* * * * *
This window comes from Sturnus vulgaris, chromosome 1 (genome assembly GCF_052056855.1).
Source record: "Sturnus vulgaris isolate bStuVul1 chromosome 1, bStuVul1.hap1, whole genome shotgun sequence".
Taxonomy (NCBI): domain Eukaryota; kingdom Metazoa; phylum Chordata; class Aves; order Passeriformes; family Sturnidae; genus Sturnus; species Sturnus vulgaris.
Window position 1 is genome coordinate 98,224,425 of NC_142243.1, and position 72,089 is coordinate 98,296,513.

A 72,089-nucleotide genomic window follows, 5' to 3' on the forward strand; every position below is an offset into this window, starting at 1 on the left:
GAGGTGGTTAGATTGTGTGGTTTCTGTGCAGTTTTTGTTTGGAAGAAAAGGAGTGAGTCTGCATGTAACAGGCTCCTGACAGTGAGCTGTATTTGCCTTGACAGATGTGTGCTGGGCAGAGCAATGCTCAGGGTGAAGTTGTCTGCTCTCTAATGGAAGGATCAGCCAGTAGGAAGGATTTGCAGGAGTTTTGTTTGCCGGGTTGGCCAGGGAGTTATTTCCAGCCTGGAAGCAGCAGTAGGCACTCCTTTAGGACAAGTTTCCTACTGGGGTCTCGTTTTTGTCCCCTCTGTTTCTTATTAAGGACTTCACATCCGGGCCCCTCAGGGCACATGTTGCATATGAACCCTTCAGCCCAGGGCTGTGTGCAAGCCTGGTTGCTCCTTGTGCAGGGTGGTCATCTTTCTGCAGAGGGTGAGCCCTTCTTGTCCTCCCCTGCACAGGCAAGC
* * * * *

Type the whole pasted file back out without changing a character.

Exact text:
This window comes from Sturnus vulgaris, chromosome 1 (genome assembly GCF_052056855.1).
Source record: "Sturnus vulgaris isolate bStuVul1 chromosome 1, bStuVul1.hap1, whole genome shotgun sequence".
Taxonomy (NCBI): domain Eukaryota; kingdom Metazoa; phylum Chordata; class Aves; order Passeriformes; family Sturnidae; genus Sturnus; species Sturnus vulgaris.
Window position 1 is genome coordinate 98,224,425 of NC_142243.1, and position 72,089 is coordinate 98,296,513.

A 72,089-nucleotide genomic window follows, 5' to 3' on the forward strand; every position below is an offset into this window, starting at 1 on the left:
GAGGTGGTTAGATTGTGTGGTTTCTGTGCAGTTTTTGTTTGGAAGAAAAGGAGTGAGTCTGCATGTAACAGGCTCCTGACAGTGAGCTGTATTTGCCTTGACAGATGTGTGCTGGGCAGAGCAATGCTCAGGGTGAAGTTGTCTGCTCTCTAATGGAAGGATCAGCCAGTAGGAAGGATTTGCAGGAGTTTTGTTTGCCGGGTTGGCCAGGGAGTTATTTCCAGCCTGGAAGCAGCAGTAGGCACTCCTTTAGGACAAGTTTCCTACTGGGGTCTCGTTTTTGTCCCCTCTGTTTCTTATTAAGGACTTCACATCCGGGCCCCTCAGGGCACATGTTGCATATGAACCCTTCAGCCCAGGGCTGTGTGCAAGCCTGGTTGCTCCTTGTGCAGGGTGGTCATCTTTCTGCAGAGGGTGAGCCCTTCTTGTCCTCCCCTGCACAGGCAAGC